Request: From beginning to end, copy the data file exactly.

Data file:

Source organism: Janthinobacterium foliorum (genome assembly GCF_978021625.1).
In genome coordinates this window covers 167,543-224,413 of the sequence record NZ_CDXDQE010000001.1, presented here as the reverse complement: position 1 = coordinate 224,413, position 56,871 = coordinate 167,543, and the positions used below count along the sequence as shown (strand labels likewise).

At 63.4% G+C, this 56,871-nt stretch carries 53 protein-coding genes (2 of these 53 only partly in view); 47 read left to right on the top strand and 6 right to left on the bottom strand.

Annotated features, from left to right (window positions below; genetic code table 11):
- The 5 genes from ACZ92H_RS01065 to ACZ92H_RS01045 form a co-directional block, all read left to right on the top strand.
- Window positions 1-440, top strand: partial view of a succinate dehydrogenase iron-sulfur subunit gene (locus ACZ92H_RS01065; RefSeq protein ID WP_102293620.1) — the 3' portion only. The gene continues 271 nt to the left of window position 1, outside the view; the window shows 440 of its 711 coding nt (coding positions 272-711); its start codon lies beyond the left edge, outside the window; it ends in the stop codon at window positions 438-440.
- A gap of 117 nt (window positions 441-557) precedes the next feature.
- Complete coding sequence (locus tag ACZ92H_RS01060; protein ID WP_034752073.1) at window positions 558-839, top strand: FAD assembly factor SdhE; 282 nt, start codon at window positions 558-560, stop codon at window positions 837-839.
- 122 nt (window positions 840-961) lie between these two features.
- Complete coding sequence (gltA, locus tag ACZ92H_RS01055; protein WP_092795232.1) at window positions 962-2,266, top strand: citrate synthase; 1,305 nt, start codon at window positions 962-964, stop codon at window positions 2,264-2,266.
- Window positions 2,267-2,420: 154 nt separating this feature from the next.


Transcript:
Source organism: Janthinobacterium foliorum (genome assembly GCF_978021625.1).
In genome coordinates this window covers 167,543-224,413 of the sequence record NZ_CDXDQE010000001.1, presented here as the reverse complement: position 1 = coordinate 224,413, position 56,871 = coordinate 167,543, and the positions used below count along the sequence as shown (strand labels likewise).

At 63.4% G+C, this 56,871-nt stretch carries 53 protein-coding genes (2 of these 53 only partly in view); 47 read left to right on the top strand and 6 right to left on the bottom strand.

Annotated features, from left to right (window positions below; genetic code table 11):
- The 5 genes from ACZ92H_RS01065 to ACZ92H_RS01045 form a co-directional block, all read left to right on the top strand.
- Window positions 1-440, top strand: partial view of a succinate dehydrogenase iron-sulfur subunit gene (locus ACZ92H_RS01065; RefSeq protein ID WP_102293620.1) — the 3' portion only. The gene continues 271 nt to the left of window position 1, outside the view; the window shows 440 of its 711 coding nt (coding positions 272-711); its start codon lies beyond the left edge, outside the window; it ends in the stop codon at window positions 438-440.
- A gap of 117 nt (window positions 441-557) precedes the next feature.
- Complete coding sequence (locus tag ACZ92H_RS01060; protein ID WP_034752073.1) at window positions 558-839, top strand: FAD assembly factor SdhE; 282 nt, start codon at window positions 558-560, stop codon at window positions 837-839.
- 122 nt (window positions 840-961) lie between these two features.
- Complete coding sequence (gltA, locus tag ACZ92H_RS01055; protein WP_092795232.1) at window positions 962-2,266, top strand: citrate synthase; 1,305 nt, start codon at window positions 962-964, stop codon at window positions 2,264-2,266.
- Window positions 2,267-2,420: 154 nt separating this feature from the next.